Despite its venerable history, the board game Monopoly is as popular as ever and continues to inspire new variations on the classic theme.
Despite its venerable history, the board game Monopoly is as popular as ever and continues to inspire new variations on the classic theme. Thus last year its 70th anniversary was celebrated with the introduction of a skateboard, mobile phone and roller blades as new playing pieces, presumably chosen to be emblematic of modern life. In addition, international variations have also popped up, together with regional varieties within countries.
Here in the UK one can purchase county versions, versions based on football teams, and larger city versions. Even some smaller towns get the nod, including, rather bizarrely, Wigan, although it is not clear whether the board is shaped like one of the pies with which the town’s inhabitants are rumoured to be so enamoured.
In light of this there is surely some merit in introducing scientific variations, and indeed impromptu digressions on the Monopoly theme have been pursued before now in order to introduce, for example, chemical concepts of the elements to the younger generation of budding chemists. This needs to be taken a stage further, however, to allow some of the harsh truths of research chemistry to be hammered home to
those thinking of embarking upon an academic career.
In the original game, spaces on the board are occupied by hotels ranked by rental price; perhaps in our new version we could have journals arranged in order of increasing impact factor. Land on one occupied by an opponent and you pay up for plagiarism.
The winner is the first person to make FRS. Of course in the limited edition vice-chancellor’s Monopoly the positions on the board list departments within the individual university and the winner is the first one who succeeds in building a business school in place of chemistry.
As with the original, there would be the element of chance introduced by ’community chest’ and ’chance’ cards. These would include:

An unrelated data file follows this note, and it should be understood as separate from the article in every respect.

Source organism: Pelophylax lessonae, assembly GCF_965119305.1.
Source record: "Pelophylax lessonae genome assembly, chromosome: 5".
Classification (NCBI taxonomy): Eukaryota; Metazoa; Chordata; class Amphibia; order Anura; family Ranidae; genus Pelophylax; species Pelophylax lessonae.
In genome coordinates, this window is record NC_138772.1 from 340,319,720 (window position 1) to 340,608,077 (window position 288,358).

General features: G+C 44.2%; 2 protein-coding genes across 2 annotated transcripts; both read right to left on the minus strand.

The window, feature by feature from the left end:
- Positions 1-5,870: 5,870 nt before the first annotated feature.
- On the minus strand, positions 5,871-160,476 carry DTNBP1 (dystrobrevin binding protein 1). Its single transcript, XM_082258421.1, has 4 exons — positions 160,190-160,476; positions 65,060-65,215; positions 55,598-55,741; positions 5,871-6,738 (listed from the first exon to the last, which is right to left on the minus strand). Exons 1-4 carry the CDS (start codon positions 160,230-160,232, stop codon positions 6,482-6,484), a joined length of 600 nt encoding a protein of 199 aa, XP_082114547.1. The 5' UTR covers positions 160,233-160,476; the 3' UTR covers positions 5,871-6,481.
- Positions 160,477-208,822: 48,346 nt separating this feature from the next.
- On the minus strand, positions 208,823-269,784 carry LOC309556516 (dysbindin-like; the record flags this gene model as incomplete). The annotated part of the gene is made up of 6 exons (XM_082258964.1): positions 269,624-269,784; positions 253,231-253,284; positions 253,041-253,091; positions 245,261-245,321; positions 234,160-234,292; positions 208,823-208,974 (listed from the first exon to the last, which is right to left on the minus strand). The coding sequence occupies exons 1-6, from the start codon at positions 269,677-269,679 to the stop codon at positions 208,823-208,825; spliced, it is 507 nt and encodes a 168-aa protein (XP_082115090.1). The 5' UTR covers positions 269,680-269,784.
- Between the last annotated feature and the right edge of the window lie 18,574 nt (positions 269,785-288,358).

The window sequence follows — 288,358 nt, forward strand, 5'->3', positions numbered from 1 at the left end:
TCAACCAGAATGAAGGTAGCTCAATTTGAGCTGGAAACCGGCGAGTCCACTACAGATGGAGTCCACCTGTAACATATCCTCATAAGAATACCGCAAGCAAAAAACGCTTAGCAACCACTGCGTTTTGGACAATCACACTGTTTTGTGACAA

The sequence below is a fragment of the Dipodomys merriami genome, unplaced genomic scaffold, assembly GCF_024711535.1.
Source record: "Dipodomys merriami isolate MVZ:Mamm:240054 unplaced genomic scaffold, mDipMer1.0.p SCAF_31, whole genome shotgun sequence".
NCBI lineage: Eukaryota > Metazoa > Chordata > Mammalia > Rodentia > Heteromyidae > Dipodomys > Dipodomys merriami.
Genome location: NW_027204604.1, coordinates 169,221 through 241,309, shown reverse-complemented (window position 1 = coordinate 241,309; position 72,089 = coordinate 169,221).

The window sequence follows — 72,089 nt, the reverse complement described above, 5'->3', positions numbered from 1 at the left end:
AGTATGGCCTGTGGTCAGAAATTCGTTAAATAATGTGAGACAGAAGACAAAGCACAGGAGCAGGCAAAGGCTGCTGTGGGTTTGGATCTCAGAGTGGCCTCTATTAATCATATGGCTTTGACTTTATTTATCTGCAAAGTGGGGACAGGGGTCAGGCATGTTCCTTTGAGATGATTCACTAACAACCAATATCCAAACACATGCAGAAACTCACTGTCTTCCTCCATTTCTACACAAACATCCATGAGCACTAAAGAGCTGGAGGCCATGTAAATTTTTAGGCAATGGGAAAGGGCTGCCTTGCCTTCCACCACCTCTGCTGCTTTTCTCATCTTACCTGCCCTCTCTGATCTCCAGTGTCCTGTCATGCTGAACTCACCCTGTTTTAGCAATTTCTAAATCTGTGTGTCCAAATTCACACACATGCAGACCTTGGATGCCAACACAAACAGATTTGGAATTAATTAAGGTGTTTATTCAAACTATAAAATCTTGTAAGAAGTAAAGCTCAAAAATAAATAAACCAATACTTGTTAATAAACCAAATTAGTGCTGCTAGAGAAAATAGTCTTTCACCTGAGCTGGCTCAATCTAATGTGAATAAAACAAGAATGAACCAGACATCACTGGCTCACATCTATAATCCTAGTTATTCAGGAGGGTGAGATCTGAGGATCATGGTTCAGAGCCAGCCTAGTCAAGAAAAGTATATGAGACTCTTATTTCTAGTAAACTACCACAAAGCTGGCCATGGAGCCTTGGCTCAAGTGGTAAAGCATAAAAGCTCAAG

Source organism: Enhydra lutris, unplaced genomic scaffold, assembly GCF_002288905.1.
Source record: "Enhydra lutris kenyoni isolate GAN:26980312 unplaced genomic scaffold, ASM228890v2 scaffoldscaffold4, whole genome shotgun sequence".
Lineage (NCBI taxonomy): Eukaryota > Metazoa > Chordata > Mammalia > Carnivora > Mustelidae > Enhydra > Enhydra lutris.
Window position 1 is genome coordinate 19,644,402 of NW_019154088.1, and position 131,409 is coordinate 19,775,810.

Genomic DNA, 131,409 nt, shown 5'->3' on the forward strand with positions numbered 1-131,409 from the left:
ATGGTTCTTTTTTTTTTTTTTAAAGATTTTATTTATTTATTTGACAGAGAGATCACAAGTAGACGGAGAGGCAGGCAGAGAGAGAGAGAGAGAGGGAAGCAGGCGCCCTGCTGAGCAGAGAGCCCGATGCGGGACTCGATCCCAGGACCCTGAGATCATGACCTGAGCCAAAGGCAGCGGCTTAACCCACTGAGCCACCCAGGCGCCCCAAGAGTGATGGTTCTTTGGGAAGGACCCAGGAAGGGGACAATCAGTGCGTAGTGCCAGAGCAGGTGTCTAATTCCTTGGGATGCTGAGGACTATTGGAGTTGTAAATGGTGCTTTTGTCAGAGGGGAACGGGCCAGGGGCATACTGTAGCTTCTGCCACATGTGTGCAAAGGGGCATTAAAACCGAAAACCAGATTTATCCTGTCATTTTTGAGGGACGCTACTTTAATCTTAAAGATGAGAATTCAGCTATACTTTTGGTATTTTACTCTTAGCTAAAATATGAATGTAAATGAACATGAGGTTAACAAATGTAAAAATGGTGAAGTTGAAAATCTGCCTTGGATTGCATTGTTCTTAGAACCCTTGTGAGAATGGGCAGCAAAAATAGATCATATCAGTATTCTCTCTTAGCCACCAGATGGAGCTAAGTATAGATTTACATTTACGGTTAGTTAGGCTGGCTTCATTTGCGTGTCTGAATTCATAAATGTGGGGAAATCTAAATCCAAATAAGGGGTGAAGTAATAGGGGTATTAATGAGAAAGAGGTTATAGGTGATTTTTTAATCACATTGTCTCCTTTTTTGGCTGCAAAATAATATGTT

’The Engineering and Physical Sciences Research Council (EPSRC) has bounced your proposal - go back 10 spaces.’
’Your department has introduced a space charge - pay ?200.’
’Your crystal structure turned out to be something unexpected and you reckon you can blag it into ChemComm - go forward three spaces.’
’You’ve finally got round to checking the Cambridge structural Database and it turns out it’s been done before. In 1926. Go back five.’
’Full Economic Costing introduced - miss one turn while you try to get your head around it.’
’Your department’s Research Assessment Exercise (RAE) grade has dropped - get out now.’
’Your grant application for a new NMR machine was successful - go straight to Jeol.’
’Your grad student is pregnant - go back three spaces.’
’You’re the father - go back 10.’
’Advance to Nature.’
’Nature has been on the phone. Some of your graphs look awfully similar. Drop out of the game.’
Come to think of it, Monopoly is surely not the only classic game that could be rebranded. How about Chemical Cluedo? Backstabbing and nefarious practices are common enough practices in chemistry departments at the best of times and so there should be no problem adapting it.
Denouements would thus include ’Colonel Mustard in the teaching lab with an ion exchange column,’ ’Professor Plum in the glove box with a Tesla coil,’ and ’Rev Green in the lift with half a litre of phenolphthalein’. That kind of thing. I think it could work.
And as for computer games? Well, Rome: total war requires the player to build up an empire using cunning, advanced - and often brutal - military tactics, and all manner of skulduggery. RAE: total war would require ... well, much the same really.